From Our 2007 Archives
Chronic GI Troubles Keep Workers Off the Job
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TUESDAY, Oct. 16 (HealthDay News) -- People with some common functional gastrointestinal disorders lose the equivalent of at least one full day of work in every 40-hour workweek, a new U.S. study finds.
Functional gastrointestinal disorders, which are associated with impaired quality of life, are among the most common causes of workplace-related absenteeism. These conditions also play a role in "presenteeism" -- when people go to work but are less productive than normal.
For the study, patients filled out numerous questionnaires over one year. People with irritable bowel syndrome with constipation (IBS-C), chronic constipation (CC) alone, or functional dyspepsia (FD) lost 10.3 hours of work per week, while those with gastroesophageal reflux disease (GERD) lost about 6.3 hours per week.
Patients with IBS-C, chronic constipation and functional dyspepsia (chronic or recurrent pain or discomfort in the upper abdomen, including feeling full earlier than expected when eating, sometimes accompanied by bloating, belching, nausea or heartburn) also scored higher on a scale measuring impairment/productivity loss than GERD patients.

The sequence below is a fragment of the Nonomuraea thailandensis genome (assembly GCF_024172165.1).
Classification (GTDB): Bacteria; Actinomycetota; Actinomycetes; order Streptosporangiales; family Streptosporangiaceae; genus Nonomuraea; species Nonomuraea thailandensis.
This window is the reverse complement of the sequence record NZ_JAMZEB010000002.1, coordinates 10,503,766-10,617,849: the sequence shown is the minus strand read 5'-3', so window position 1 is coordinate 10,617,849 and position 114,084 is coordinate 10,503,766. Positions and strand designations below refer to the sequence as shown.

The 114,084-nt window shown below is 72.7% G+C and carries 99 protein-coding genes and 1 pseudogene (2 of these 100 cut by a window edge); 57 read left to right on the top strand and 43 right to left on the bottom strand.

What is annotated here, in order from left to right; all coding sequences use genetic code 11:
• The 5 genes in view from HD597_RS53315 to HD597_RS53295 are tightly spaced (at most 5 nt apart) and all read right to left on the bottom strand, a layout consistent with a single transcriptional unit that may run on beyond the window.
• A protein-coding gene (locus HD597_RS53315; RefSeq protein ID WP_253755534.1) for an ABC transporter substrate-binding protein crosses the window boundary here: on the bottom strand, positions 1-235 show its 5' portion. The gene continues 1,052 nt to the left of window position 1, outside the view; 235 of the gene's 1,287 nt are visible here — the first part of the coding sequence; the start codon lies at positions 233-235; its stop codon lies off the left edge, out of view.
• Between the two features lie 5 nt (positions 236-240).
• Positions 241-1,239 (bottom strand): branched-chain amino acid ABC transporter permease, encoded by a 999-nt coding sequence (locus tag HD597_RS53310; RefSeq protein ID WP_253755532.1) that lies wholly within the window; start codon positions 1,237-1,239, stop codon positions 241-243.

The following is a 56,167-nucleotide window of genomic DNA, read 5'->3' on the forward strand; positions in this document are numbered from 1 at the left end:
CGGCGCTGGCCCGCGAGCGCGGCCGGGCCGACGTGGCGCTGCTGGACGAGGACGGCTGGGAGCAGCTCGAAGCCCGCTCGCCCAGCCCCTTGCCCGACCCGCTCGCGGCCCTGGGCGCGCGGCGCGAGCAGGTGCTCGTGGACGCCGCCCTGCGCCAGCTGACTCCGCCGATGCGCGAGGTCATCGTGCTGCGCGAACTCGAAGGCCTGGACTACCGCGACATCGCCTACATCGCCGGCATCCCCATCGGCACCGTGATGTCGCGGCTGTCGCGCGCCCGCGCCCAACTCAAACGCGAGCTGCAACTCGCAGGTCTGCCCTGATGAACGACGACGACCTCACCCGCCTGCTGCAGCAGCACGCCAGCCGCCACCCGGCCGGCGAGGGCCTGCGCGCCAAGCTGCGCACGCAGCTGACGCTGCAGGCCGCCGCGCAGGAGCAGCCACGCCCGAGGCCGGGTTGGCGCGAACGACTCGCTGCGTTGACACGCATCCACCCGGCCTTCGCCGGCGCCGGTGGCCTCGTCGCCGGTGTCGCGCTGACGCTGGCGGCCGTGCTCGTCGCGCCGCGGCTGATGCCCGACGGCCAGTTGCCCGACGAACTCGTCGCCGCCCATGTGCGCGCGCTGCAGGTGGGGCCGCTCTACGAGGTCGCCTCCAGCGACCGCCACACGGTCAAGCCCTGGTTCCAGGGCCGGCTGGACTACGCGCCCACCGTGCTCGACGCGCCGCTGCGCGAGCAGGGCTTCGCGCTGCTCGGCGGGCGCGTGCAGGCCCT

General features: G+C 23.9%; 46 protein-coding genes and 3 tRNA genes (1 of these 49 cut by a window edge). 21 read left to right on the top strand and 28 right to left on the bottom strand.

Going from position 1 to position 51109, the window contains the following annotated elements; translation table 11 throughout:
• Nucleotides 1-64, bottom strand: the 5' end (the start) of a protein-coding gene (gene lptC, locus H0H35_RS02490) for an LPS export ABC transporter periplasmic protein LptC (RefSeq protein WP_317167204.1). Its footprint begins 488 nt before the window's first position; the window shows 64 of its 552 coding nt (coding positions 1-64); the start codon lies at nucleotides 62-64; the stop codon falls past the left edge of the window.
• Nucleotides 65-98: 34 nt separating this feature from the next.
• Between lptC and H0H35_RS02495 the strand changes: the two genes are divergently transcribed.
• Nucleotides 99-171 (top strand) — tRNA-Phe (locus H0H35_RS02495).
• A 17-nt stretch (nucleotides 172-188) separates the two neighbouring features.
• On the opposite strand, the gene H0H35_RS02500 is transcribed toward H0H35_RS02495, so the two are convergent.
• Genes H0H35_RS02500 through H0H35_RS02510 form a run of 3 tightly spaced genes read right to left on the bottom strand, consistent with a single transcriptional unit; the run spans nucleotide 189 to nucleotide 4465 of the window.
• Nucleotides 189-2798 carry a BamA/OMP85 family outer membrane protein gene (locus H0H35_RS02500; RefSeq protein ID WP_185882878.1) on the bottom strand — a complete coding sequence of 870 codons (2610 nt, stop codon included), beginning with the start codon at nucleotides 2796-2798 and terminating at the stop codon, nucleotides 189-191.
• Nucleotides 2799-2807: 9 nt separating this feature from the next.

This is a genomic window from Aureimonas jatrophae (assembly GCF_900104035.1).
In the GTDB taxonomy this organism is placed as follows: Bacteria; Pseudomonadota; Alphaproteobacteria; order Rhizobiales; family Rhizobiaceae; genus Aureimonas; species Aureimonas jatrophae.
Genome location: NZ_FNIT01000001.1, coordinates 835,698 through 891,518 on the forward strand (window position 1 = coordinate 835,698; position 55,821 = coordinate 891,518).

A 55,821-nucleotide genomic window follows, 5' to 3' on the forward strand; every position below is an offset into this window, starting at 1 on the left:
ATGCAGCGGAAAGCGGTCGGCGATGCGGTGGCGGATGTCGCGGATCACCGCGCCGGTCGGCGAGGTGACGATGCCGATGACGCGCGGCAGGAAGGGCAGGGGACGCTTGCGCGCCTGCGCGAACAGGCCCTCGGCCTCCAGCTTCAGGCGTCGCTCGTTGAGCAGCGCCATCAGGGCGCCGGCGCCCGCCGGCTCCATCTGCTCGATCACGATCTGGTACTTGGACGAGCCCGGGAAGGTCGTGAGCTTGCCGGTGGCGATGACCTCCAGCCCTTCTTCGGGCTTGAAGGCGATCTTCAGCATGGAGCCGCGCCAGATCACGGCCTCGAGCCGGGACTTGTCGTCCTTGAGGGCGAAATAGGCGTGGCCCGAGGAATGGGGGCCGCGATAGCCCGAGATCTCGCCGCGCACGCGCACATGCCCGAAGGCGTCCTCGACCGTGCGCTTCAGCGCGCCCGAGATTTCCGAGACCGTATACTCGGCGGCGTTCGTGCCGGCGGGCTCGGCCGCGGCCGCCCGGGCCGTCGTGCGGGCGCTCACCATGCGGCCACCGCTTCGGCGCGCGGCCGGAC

"This research demonstrates the significant economic impact of these common conditions," study author Dr. G. Richard Locke, of the Mayo Clinic College of Medicine, said in a prepared statement. He conducted the research along with co-investigators from drug maker Novartis Pharmaceuticals.
The findings were slated for presentation Monday at the American College of Gastroenterology annual meeting in Philadelphia.
-- Robert Preidt
SOURCE: American College of Gastroenterology, news release, Oct. 15, 2007
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